How people could miss read our rabbis' words or prayer amazes me in one way and proves to me that there are certain people who are just aching for a fight and just shoot from the hip to take pot shots at anyone who is not walking in lockstep with their own narrow take on the world; the World of Judaism and the World in general. Who in G-d's name do they think they are anyway?

The phrase in our rabbis' message to us; i.e. the members of BJ; their flock, on which Mr. Dershowitz ought to have directed his focus is "a needed sense of dignity and purpose" because that is really the crux of the problem faced by civilization now and going clear back to Noah. Yes. It's not just back to Father Abraham to whom we need to be turning for guidance and reference. It is to Noah.

There are seven laws that are named for Noah and by which everyone who wishes to be considered and treated as a civilized human being must keep in the sense of follow and observe; i.e. must not transgress, or else they are to be considered as barbarians; uncivilized. (This is pretty serious stuff so please get out of your mind the line from a play where she says, "Take human bites!").

The rabbis of BJ prayed for the Palestinians to some how get "a needed sense of dignity and purpose" from the action of the UN. Right.

Because right now and going back in their entire history the Palestinians have one and only one clear sense of purpose and it is markedly not dignified; rather, it is murderous. The Palestinians and so many of their Muslim and Arab brethren are dedicated and outwardly declare their intention do all that they can to bring about the deaths of Jews and the demise of the Jewish State of Israel with nothing, not even the lives of their own children and even little babies as being more important to them than murdering Jews.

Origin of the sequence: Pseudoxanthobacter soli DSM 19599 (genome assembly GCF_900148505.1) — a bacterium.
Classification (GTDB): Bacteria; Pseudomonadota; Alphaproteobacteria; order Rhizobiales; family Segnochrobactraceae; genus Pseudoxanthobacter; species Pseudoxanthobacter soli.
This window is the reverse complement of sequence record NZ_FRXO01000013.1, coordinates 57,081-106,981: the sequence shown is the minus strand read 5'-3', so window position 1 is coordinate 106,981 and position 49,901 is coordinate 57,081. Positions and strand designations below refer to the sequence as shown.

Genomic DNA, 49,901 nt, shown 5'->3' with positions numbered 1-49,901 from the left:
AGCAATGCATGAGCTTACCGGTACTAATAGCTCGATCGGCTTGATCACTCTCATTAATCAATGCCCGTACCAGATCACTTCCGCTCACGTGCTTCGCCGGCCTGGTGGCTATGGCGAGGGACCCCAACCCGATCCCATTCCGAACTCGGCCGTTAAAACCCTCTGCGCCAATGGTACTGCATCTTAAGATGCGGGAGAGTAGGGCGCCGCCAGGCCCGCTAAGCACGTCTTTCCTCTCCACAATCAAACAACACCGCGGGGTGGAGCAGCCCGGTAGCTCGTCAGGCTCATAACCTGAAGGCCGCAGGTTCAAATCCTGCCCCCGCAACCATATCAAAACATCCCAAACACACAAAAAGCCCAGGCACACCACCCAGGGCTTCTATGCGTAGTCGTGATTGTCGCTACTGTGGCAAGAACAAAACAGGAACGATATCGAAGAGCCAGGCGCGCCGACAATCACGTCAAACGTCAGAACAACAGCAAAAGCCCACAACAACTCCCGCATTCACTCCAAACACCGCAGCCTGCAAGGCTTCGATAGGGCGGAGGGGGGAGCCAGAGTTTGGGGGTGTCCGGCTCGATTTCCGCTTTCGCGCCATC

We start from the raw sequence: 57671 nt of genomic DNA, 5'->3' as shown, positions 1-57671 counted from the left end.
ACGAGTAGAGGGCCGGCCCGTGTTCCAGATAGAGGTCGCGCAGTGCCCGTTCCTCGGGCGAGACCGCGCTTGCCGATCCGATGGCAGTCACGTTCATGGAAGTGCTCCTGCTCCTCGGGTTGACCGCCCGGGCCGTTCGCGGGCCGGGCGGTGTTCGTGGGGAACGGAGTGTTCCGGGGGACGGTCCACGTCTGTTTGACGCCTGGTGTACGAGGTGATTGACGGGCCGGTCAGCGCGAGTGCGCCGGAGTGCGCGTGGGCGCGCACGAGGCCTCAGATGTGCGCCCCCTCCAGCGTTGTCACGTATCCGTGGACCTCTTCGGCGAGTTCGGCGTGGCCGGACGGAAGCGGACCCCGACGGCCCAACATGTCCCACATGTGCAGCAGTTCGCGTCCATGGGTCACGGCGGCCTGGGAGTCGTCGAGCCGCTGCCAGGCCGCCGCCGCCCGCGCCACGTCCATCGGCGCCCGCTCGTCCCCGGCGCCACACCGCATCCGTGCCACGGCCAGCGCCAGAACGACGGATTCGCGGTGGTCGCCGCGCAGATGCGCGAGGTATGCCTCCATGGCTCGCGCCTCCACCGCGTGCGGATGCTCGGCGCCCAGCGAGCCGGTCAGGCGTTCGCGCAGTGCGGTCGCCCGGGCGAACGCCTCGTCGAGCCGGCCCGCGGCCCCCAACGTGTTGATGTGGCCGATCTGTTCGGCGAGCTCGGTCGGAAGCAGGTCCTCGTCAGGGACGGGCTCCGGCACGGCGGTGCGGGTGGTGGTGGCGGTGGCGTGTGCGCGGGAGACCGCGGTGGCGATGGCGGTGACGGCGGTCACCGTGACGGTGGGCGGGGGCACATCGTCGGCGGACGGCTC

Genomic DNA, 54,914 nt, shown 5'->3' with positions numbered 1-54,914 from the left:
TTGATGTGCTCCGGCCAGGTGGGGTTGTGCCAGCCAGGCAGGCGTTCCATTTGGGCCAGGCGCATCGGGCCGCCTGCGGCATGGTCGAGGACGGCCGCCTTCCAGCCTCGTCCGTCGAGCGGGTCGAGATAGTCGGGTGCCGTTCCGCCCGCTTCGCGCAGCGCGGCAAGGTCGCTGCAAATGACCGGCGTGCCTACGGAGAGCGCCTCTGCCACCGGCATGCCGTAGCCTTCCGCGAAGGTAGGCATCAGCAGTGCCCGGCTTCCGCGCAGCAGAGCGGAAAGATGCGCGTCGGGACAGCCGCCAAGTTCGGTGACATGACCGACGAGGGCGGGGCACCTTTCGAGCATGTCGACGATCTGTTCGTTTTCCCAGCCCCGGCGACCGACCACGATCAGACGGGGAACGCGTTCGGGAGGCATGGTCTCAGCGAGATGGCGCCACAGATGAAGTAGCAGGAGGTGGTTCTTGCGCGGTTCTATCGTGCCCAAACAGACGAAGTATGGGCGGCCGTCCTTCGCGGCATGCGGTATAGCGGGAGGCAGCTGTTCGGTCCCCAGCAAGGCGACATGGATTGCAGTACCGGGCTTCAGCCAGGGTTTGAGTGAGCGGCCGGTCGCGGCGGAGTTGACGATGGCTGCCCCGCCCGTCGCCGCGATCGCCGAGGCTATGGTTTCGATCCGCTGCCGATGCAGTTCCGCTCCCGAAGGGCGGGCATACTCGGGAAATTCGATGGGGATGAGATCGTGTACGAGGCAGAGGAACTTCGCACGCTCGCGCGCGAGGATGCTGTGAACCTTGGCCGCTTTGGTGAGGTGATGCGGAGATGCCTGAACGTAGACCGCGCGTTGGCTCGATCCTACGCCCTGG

The operative word there is murder. Not to murder is one of the seven Laws of Noah. To blatantly declare their intent to murder anyone as the Palestinians declare their intent to murder Jews classifies them as barbarians; not worth of being counted among civilized human beings.

Tough talk?

Well according to just about everyone's ancient history, the L-rd drowned every animal that walked the earth including every human being save for Noah and his family and the animals they brought onto the ark for just that kind of inhuman behavior.

Our rabbis prayed well and I for one say, "Amen." How could a member of the civilized world, Jew or non-Jew, anyone at all, want murderers to be allowed to stay in our community unchecked? Our rabbis wrote a prayer that any self-respecting and G-d fearing rabbi of any denomination; and, frankly, every priest and every religious leader of any kind ought to repeat out loud for their following to hear and to which their congregants ought to answer, "Amen."

Any questions?